Pregnancy-Adapted YEARS Algorithm for Diagnosis of Suspected Pulmonary Embolism. van der Pol, NEJM 2019.

  • Original Article:

  • The YEARS criteria for risk adjusted D-dimer testing was validated in pregnant patients and significantly lowered rates of CTPA without missing clinically significant VTE.

Evaluation of out-of-hospital cardiac arrest using transesophageal echocardiography in the emergency department. Teran, Resuscitation 2019.

Prehospital Plasma during Air Medical Transport in Trauma Patients at Risk for Hemorrhagic Shock. Sperry NEJM 2018.

Early or Delayed Cardioversion in Recent-Onset Atrial Fibrillation. Pluymaekers, NEJM 2019.

Diagnostic yield of non-invasive imaging in patients following non-traumatic out-of-hospital sudden cardiac arrest: A systematic review. Petek, Resuscitation 2018.

A Randomized Trial of Epinephrine in Out-of-Hospital Cardiac Arrest. Perkins NEJM 2018.

Effect of Trans-Nasal Evaporative Intra-arrest Cooling on Functional Neurologic Outcome in Out-of-Hospital Cardiac Arrest. Nordberg, JAMA 2019.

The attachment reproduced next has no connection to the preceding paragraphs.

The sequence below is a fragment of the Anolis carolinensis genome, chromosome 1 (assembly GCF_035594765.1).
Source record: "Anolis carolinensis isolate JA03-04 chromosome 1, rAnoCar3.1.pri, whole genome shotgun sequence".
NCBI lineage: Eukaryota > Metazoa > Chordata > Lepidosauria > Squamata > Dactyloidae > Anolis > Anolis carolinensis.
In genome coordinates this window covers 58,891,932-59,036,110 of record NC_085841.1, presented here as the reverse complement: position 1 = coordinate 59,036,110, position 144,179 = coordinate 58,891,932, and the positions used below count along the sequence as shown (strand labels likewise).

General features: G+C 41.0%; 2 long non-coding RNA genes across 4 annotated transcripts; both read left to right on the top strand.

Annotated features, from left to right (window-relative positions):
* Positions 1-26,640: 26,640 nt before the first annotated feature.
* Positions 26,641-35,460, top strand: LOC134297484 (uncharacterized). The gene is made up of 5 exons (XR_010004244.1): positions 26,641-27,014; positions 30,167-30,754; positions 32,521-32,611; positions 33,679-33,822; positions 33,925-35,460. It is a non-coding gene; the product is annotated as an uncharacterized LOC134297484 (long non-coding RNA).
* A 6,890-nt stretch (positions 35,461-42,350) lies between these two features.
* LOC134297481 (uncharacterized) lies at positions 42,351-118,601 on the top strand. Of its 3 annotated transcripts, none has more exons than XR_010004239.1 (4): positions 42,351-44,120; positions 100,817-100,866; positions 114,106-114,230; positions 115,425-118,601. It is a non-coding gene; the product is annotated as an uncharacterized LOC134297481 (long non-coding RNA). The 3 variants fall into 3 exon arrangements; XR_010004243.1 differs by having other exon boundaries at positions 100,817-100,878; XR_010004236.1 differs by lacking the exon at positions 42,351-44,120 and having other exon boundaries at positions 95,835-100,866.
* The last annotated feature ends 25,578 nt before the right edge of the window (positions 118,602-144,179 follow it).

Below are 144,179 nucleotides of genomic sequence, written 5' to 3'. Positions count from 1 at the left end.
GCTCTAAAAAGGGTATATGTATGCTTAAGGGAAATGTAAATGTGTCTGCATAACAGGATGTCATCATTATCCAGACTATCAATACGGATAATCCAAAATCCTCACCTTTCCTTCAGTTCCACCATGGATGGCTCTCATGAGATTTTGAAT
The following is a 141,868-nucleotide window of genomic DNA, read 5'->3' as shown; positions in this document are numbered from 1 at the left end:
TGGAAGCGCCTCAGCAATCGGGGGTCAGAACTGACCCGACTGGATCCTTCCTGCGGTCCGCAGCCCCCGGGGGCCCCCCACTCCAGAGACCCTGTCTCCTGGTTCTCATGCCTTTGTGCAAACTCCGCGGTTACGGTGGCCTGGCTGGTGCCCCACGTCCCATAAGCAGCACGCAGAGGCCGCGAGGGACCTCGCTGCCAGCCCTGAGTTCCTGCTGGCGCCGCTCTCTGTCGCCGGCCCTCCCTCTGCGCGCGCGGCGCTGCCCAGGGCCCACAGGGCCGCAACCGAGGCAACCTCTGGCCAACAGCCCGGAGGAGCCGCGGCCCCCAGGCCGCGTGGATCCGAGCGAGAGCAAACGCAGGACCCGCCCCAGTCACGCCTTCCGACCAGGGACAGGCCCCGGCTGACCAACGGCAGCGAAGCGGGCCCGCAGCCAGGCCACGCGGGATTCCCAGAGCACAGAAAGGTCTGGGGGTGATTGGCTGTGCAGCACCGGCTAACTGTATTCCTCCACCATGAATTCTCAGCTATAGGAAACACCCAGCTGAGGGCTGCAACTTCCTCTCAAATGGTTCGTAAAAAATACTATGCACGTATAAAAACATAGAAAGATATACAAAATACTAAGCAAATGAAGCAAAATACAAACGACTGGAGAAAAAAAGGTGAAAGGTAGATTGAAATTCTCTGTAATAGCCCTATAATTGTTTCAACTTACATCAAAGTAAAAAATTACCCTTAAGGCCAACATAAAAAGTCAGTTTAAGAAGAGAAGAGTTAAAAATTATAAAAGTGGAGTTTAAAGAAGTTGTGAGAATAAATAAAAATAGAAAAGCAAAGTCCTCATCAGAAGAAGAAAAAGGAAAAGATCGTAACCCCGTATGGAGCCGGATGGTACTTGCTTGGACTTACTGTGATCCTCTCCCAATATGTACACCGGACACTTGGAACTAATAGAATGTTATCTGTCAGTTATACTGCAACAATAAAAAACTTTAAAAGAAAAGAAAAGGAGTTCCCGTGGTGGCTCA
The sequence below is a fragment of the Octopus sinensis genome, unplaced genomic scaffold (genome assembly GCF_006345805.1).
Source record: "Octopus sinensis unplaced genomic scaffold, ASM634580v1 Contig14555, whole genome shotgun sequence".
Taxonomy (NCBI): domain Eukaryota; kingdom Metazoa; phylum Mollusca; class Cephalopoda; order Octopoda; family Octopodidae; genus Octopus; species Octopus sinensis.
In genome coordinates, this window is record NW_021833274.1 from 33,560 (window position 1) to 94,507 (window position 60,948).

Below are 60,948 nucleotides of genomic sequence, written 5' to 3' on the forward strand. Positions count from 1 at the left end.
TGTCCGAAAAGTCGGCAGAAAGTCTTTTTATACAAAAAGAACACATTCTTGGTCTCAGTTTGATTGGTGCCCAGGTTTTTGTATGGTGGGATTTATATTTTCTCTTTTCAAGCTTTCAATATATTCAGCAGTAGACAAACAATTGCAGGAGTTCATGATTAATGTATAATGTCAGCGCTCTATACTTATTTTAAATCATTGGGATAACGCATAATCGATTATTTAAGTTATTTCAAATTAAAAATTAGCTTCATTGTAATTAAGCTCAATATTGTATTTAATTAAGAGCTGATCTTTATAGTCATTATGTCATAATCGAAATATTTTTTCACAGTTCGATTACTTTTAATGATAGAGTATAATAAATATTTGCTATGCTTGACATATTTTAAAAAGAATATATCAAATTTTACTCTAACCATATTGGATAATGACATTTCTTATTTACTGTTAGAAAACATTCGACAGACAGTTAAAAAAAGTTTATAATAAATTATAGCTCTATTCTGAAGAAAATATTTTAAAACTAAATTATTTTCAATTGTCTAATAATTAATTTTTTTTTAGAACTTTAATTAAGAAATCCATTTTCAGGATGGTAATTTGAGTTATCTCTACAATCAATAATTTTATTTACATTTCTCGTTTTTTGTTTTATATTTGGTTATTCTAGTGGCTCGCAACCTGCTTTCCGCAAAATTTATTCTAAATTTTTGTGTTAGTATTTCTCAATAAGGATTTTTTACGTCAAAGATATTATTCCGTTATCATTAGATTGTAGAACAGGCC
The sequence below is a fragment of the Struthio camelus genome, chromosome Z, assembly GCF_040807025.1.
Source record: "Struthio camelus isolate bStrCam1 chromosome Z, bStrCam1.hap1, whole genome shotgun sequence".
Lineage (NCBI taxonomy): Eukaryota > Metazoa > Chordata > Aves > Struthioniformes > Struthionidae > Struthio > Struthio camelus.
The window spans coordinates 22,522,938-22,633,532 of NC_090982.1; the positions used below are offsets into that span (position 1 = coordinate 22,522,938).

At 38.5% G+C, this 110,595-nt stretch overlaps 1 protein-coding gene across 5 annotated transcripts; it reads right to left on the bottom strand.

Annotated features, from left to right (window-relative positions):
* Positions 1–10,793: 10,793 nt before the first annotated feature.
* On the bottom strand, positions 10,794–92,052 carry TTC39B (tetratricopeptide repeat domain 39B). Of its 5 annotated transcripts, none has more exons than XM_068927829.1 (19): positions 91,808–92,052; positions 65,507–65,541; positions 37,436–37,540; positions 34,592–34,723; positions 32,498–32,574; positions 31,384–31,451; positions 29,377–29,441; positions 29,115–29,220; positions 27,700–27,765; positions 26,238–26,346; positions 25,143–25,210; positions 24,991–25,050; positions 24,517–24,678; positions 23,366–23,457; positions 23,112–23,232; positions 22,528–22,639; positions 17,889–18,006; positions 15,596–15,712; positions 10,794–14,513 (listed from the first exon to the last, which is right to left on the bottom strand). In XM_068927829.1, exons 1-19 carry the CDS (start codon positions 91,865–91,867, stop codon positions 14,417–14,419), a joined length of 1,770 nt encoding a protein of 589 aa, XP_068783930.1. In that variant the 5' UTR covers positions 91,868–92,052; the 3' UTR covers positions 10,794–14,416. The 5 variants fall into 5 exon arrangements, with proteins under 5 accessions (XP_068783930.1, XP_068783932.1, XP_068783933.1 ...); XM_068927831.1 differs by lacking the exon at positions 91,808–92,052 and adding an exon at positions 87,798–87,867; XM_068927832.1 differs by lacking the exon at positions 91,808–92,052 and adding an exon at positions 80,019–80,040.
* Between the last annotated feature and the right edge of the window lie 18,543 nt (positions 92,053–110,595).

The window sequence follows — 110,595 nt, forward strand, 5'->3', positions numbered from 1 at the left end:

Association of Scheduled vs Emergency-Only Dialysis With Health Outcomes and Costs in Undocumented Immigrants With End-stage Renal Disease. Nguyen, JAMA IM 2019.

Evaluation of Outpatient Cardiac Stress Testing After Emergency Department Encounters for Suspected Acute Coronary Syndrome. Natsui, Annals of Emergency Medicine 2019.

Effect of Initial Bedside Ultrasonography on Emergency Department Skin and Soft Tissue Infection Management. Mower, Annals of Emergency Medcine 2019.

Thrombolysis Guided by Perfusion Imaging up to 9 Hours after Onset of Stroke. Ma NEJM 2019.

Single-dose versus 7-day-dose metronidazole for the treatment of trichomoniasis in women: an open-label, randomised controlled trial. Kissinger, Lancet 2018.

Effect of Alteplase vs Aspirin on Functional Outcome for Patients With Acute Ischemic Stroke and Minor Nondisabling Neurologic Deficits: The PRISMS Trial. Khatri, JAMA 2018.

Decolonization to Reduce Post Discharge Infection Risk among MRSA Carriers. Huang, NEJM 2019.

Prospective study of the sensitivity of the Wood’s lamp for common eye abnormalities. Hooker, Emergency Medicine Journal 2019.

Baloxavir Marboxil for Uncomplicated Influenza in Adults and Adolescents. Hayden, NEJM 2018.

Levetiracetam versus phenytoin for second-line treatment of convulsive status epilepticus in children (ConSEPT): an open-label, multicentre, randomised controlled trial. Dalziel, Lancet 2019.

Moose–Motor Vehicle Collision: A Continuing Hazard in Northern New England. Clark, Journal of the American College of Surgeons 2019.